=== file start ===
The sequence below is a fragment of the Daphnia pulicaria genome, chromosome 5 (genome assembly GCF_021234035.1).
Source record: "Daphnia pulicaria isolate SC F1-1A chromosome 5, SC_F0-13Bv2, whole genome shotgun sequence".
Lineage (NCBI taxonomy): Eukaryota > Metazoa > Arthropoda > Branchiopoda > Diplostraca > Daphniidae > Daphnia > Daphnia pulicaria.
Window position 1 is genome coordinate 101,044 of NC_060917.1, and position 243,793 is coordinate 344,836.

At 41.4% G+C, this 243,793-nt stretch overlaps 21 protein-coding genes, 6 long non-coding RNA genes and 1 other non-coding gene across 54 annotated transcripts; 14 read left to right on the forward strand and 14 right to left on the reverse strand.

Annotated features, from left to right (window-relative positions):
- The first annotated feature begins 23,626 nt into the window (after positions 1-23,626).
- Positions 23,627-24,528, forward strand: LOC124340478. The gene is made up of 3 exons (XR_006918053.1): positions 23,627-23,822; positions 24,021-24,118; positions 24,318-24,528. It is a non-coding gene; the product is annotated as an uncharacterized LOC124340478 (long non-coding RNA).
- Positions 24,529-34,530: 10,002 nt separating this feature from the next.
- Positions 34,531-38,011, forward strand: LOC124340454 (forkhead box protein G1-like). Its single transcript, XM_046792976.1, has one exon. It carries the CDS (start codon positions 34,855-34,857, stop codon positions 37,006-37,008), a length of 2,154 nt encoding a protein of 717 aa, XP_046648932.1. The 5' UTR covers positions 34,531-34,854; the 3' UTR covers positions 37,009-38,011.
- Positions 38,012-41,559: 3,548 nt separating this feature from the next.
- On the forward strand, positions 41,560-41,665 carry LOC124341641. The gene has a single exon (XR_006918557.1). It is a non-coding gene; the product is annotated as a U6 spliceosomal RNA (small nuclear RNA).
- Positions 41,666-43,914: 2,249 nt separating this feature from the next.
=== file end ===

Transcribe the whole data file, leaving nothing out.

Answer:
The sequence below is a fragment of the Daphnia pulicaria genome, chromosome 5 (genome assembly GCF_021234035.1).
Source record: "Daphnia pulicaria isolate SC F1-1A chromosome 5, SC_F0-13Bv2, whole genome shotgun sequence".
Lineage (NCBI taxonomy): Eukaryota > Metazoa > Arthropoda > Branchiopoda > Diplostraca > Daphniidae > Daphnia > Daphnia pulicaria.
Window position 1 is genome coordinate 101,044 of NC_060917.1, and position 243,793 is coordinate 344,836.

At 41.4% G+C, this 243,793-nt stretch overlaps 21 protein-coding genes, 6 long non-coding RNA genes and 1 other non-coding gene across 54 annotated transcripts; 14 read left to right on the forward strand and 14 right to left on the reverse strand.

Annotated features, from left to right (window-relative positions):
- The first annotated feature begins 23,626 nt into the window (after positions 1-23,626).
- Positions 23,627-24,528, forward strand: LOC124340478. The gene is made up of 3 exons (XR_006918053.1): positions 23,627-23,822; positions 24,021-24,118; positions 24,318-24,528. It is a non-coding gene; the product is annotated as an uncharacterized LOC124340478 (long non-coding RNA).
- Positions 24,529-34,530: 10,002 nt separating this feature from the next.
- Positions 34,531-38,011, forward strand: LOC124340454 (forkhead box protein G1-like). Its single transcript, XM_046792976.1, has one exon. It carries the CDS (start codon positions 34,855-34,857, stop codon positions 37,006-37,008), a length of 2,154 nt encoding a protein of 717 aa, XP_046648932.1. The 5' UTR covers positions 34,531-34,854; the 3' UTR covers positions 37,009-38,011.
- Positions 38,012-41,559: 3,548 nt separating this feature from the next.
- On the forward strand, positions 41,560-41,665 carry LOC124341641. The gene has a single exon (XR_006918557.1). It is a non-coding gene; the product is annotated as a U6 spliceosomal RNA (small nuclear RNA).
- Positions 41,666-43,914: 2,249 nt separating this feature from the next.